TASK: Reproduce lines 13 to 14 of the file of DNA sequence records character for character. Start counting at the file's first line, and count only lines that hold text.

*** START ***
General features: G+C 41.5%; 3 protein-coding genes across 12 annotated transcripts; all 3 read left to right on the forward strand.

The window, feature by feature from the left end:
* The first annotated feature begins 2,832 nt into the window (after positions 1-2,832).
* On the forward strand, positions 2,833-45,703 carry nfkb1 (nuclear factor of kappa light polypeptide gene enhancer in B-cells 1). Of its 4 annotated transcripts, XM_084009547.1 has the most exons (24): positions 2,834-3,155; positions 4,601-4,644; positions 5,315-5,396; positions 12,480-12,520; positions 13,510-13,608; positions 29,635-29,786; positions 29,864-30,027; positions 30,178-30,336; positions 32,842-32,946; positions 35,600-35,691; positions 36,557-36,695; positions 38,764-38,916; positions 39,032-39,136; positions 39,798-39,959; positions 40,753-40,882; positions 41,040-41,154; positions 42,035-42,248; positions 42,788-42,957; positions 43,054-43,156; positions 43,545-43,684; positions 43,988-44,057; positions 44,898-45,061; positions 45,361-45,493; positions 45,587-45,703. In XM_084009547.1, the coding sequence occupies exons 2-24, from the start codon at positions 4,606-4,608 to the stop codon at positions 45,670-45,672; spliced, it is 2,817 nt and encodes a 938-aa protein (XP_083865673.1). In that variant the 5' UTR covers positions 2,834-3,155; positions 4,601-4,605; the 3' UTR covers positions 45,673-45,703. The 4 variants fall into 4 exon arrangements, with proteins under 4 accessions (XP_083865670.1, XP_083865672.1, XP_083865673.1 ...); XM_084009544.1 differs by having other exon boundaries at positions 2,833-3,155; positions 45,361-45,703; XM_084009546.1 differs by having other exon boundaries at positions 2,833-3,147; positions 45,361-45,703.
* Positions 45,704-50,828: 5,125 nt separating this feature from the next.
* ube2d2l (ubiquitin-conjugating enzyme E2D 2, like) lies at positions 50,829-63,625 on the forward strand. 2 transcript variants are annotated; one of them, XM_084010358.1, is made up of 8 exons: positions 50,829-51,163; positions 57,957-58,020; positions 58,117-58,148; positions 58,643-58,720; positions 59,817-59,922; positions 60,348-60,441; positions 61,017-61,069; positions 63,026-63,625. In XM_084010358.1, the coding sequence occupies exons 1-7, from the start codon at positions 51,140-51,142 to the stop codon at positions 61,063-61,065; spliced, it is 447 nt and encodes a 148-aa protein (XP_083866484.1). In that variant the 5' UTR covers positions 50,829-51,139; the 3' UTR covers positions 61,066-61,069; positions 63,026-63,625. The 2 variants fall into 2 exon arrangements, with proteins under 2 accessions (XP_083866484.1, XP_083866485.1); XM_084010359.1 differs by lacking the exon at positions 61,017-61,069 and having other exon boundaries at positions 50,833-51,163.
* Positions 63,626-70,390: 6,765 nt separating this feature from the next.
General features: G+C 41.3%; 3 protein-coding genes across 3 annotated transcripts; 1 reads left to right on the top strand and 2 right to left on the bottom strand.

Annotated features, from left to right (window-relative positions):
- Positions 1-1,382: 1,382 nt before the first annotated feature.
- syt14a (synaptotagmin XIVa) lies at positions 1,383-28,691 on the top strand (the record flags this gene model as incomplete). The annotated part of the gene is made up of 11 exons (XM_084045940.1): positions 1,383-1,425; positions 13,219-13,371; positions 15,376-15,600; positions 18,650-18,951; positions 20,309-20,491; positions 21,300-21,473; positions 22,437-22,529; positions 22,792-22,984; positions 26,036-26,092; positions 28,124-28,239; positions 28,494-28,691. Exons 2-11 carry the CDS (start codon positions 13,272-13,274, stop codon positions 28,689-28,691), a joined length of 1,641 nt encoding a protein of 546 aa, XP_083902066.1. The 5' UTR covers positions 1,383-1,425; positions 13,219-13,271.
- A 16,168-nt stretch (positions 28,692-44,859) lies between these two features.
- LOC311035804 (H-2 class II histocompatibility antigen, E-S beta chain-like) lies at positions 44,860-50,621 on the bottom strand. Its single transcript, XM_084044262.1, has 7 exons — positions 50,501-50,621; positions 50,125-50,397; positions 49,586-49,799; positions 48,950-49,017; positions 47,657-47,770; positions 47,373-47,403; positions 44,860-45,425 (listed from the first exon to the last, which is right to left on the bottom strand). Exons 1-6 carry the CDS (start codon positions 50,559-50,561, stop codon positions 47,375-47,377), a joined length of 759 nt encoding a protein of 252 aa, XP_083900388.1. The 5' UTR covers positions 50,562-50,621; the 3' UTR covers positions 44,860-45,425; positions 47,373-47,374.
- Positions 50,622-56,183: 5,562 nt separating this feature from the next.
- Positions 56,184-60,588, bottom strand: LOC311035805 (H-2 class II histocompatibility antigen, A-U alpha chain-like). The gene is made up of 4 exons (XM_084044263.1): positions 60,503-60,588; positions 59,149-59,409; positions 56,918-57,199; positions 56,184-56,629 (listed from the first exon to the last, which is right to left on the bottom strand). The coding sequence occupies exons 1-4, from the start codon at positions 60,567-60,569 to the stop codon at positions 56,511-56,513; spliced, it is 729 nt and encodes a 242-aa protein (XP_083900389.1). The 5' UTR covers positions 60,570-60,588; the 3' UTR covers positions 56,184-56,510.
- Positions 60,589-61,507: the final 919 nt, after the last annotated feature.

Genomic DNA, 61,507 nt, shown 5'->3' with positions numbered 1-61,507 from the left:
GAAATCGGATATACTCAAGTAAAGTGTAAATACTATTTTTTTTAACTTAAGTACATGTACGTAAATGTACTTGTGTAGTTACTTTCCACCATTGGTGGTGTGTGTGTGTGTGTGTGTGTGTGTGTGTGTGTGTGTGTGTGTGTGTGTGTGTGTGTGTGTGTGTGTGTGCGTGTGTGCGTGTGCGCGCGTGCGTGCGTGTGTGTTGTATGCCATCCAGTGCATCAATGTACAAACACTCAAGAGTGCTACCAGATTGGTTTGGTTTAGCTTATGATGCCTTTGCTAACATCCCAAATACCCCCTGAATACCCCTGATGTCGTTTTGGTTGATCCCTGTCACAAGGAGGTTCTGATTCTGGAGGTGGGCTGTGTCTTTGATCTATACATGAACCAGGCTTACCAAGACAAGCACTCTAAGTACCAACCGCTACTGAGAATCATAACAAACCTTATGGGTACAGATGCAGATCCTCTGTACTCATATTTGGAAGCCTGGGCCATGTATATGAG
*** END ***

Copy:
- LOC311035804 (H-2 class II histocompatibility antigen, E-S beta chain-like) lies at positions 44,860-50,621 on the bottom strand. Its single transcript, XM_084044262.1, has 7 exons — positions 50,501-50,621; positions 50,125-50,397; positions 49,586-49,799; positions 48,950-49,017; positions 47,657-47,770; positions 47,373-47,403; positions 44,860-45,425 (listed from the first exon to the last, which is right to left on the bottom strand). Exons 1-6 carry the CDS (start codon positions 50,559-50,561, stop codon positions 47,375-47,377), a joined length of 759 nt encoding a protein of 252 aa, XP_083900388.1. The 5' UTR covers positions 50,562-50,621; the 3' UTR covers positions 44,860-45,425; positions 47,373-47,374.
- Positions 50,622-56,183: 5,562 nt separating this feature from the next.